Volume 365, Number 1, January 2001
First Results from XMM-Newton
|Page(s)||L312 - L317|
|Published online||15 January 2001|
High resolution X-ray spectroscopy of ζ Puppis with the XMM-Newton reflection grating spectrometer
Department of Physics and Columbia Astrophysics Laboratory, Columbia University, 550 West 120th Street, New York, NY 10027, USA
2 Institut d'Astrophysique et de Géophysique de l'Université de Liège, 5 avenue de Cointe, 4000 Liège, Belgium
3 Space Research Organization of The Netherlands, Sorbonnelaan 2, 3548 CA, Utrecht, The Netherlands
4 Laboratory for Astrophysics, Paul Scherrer Institute, Würenlingen and Villigen, 5232 Villigen PSI, Switzerland
Corresponding author: S. M. Kahn, firstname.lastname@example.org
Accepted: 2 November 2000
We present the first high resolution X-ray spectrum of the bright O4Ief supergiant star ζ Puppis, obtained with the Reflection Grating Spectrometer on-board XMM-Newton. The spectrum exhibits bright emission lines of hydrogen-like and helium-like ions of nitrogen, oxygen, neon, magnesium, and silicon, as well as neon-like ions of iron. The lines are all significantly resolved, with characteristic velocity widths of order 1000-1500 km s-1. The nitrogen lines are especially strong, and indicate that the shocked gas in the wind is mixed with CNO-burned material, as has been previously inferred for the atmosphere of this star from ultraviolet spectra. We find that the forbidden to intercombination line ratios within the helium-like triplets are anomalously low for N VI, O VII, and Ne IX. While this is sometimes indicative of high electron density, we show that in this case, it is instead caused by the intense ultraviolet radiation field of the star. We use this interpretation to derive constraints on the location of the X-ray emitting shocks within the wind that are consistent with current theoretical models for this system.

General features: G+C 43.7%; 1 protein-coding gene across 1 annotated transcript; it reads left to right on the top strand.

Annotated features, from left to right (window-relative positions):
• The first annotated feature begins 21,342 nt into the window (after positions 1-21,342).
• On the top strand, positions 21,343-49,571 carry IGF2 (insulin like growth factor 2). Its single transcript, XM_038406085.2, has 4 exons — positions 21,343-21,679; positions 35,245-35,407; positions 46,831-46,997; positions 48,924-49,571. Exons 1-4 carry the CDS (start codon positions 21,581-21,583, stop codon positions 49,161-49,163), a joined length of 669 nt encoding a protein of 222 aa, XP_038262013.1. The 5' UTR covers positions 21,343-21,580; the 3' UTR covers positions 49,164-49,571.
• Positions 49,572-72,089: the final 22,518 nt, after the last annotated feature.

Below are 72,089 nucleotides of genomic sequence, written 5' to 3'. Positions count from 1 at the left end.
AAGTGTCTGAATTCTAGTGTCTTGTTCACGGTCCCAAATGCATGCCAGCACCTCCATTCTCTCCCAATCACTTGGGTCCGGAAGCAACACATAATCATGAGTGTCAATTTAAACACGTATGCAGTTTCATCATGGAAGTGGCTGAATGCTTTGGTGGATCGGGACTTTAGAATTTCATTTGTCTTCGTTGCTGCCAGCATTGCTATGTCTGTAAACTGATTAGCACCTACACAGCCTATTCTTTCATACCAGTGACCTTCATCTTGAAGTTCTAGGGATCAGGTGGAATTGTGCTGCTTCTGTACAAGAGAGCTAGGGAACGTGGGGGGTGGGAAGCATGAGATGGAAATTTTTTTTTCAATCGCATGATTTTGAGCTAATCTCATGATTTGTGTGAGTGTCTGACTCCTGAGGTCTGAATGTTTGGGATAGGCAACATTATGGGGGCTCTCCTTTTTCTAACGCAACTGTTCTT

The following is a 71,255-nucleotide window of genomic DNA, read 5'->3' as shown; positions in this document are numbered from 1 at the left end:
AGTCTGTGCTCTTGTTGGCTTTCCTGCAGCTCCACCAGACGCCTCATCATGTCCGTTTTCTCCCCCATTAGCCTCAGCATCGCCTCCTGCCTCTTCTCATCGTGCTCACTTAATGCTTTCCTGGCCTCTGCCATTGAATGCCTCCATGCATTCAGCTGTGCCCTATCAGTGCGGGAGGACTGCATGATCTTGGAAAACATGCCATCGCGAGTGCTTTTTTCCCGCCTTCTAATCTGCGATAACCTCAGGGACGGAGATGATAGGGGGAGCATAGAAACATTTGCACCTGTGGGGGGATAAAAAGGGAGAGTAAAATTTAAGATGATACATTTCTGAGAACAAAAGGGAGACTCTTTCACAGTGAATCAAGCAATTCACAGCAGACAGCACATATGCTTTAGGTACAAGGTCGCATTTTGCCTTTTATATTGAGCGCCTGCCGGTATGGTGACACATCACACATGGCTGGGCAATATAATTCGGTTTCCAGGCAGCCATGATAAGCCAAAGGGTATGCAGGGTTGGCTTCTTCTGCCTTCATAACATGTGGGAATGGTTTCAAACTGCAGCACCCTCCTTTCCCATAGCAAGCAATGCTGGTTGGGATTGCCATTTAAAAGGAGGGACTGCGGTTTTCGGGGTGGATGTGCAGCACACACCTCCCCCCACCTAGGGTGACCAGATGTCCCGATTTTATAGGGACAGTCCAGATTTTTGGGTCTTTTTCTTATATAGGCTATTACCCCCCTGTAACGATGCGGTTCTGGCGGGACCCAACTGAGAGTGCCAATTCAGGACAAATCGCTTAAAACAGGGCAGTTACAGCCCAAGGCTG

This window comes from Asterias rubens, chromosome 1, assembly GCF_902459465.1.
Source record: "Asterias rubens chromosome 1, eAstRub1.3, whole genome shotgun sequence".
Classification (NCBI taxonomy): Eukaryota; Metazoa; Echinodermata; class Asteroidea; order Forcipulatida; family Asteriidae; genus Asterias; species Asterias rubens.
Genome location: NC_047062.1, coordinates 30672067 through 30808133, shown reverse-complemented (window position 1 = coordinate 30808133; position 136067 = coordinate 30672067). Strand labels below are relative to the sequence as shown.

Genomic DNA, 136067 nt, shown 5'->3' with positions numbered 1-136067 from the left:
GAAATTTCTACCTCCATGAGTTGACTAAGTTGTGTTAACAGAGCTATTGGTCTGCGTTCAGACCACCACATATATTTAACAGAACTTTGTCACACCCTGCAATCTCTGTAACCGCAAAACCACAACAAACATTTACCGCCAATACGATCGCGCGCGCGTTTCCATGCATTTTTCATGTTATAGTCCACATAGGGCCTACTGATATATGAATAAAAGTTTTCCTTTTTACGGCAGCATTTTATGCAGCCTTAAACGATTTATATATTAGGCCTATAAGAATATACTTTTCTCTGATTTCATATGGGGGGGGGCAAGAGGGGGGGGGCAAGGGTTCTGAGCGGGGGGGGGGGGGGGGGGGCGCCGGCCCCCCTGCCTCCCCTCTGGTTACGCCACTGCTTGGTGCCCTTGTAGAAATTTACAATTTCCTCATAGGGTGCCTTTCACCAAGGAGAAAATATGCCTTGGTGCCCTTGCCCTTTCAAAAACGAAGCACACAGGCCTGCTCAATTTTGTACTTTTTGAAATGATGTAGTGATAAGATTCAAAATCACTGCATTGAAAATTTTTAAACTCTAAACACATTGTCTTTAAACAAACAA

Key words: stars: individual: ζ Puppis / stars: winds, outflows / stars: early-type / X-rays: stars / atomic processes / line: formation
© ESO, 2001
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